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Explainer: How do cryptocurrencies work?

updated 7:28 AM EDT, Wed July 9, 2014
  • Over $1 million dollars are being traded in Bitcoin every day
  • Transaction history is encrypted into a chain of letters and numbers for each coin's identity
  • Fans of cryptocurrencies like the fact that no single person or institution has control

Editor's note: Future Finance is a new series showcasing future trends related to the global financial system. The show complements CNN's business coverage by examining everything from a cashless society to high-speed trading that employs the power of laser beams.

(CNN) -- Not so long ago the thought of reaching into your pocket for a digital currency might have seemed too far-fetched.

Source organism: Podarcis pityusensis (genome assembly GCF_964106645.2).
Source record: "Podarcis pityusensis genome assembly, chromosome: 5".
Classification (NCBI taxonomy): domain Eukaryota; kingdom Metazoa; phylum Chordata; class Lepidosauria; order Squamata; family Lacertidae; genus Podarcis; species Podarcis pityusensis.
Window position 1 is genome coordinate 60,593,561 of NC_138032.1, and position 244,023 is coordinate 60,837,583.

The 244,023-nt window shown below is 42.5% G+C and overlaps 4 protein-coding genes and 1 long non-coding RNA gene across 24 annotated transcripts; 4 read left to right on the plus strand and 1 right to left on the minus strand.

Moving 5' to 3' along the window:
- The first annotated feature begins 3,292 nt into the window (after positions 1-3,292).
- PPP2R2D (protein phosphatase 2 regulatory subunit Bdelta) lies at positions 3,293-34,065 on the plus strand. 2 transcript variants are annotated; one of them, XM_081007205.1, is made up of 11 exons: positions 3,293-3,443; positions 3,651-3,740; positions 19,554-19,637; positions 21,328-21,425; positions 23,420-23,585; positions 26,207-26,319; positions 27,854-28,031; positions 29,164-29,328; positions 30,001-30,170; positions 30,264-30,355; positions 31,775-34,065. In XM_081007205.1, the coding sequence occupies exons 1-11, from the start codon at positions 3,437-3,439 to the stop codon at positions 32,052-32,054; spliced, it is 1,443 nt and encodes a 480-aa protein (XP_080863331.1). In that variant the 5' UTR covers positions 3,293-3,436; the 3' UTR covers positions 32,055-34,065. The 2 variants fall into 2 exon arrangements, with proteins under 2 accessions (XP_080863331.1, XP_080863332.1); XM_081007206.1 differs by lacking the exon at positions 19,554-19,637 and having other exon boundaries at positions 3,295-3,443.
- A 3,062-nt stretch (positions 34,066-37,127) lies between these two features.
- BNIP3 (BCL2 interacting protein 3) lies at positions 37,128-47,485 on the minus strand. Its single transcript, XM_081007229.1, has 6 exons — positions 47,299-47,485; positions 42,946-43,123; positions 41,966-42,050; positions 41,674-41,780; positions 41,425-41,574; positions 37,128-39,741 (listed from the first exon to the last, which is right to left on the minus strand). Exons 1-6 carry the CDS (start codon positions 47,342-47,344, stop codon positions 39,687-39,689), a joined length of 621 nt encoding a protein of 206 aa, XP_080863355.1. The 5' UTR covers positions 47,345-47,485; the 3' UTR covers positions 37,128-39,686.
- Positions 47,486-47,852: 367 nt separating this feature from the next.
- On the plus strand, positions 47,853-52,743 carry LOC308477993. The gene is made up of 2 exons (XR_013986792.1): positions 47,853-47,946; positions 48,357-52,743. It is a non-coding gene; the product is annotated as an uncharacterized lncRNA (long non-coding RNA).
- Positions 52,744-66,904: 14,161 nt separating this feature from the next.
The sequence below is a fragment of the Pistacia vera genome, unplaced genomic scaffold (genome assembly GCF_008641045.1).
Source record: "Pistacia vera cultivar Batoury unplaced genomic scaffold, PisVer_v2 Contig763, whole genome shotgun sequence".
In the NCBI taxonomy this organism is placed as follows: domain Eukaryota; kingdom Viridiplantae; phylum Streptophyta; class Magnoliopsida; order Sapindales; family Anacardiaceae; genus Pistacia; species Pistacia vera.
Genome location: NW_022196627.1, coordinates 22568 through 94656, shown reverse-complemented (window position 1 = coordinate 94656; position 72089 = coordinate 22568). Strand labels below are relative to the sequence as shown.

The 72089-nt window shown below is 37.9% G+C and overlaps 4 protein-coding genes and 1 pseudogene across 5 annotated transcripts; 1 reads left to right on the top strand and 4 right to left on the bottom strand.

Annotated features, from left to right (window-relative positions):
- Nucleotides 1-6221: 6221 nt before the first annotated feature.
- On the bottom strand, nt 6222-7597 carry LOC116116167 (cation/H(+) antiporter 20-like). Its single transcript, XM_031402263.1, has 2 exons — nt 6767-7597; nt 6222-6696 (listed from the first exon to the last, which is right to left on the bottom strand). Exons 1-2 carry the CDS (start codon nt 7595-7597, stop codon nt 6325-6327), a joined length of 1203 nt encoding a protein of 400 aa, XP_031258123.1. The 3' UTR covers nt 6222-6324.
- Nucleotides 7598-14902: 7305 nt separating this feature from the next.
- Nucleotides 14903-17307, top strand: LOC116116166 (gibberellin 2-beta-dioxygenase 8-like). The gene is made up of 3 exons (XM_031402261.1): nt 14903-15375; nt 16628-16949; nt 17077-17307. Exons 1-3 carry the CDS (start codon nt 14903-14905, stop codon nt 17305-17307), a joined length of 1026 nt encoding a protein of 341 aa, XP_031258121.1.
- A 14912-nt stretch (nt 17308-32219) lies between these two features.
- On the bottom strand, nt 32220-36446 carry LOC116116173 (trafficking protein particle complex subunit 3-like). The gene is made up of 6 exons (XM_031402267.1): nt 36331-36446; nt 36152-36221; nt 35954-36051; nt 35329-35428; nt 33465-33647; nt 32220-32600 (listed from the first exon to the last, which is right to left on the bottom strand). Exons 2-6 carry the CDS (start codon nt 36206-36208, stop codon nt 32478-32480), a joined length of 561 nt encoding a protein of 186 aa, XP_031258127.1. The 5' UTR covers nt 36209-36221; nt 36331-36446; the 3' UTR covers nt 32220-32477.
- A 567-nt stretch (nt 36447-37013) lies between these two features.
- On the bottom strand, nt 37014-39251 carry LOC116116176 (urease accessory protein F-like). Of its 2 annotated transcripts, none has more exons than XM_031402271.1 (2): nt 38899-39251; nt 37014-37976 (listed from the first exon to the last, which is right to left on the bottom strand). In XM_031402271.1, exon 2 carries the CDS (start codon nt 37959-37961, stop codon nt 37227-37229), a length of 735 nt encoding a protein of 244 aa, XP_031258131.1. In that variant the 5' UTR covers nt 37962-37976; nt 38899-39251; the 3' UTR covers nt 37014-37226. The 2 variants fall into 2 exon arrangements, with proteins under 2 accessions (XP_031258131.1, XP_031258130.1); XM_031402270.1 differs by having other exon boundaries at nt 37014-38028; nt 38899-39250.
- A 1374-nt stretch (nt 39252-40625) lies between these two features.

But cryptocurrencies are digital money -- and they're on the rise.

This method of payment, which cuts out the banks, is peer to peer and it's all done digitally.

While the most well-known is Bitcoin -- being the first of its kind in 2009 -- there are many others now, such as Litecoin and Feathercoin.

There's no denying that digital money is part of the future of finance. Most recent figures show there is more than $1.5 billion worth of Bitcoin in circulation.

Watch the explainer video to learn a few more facts about the world of cryptocurrencies.

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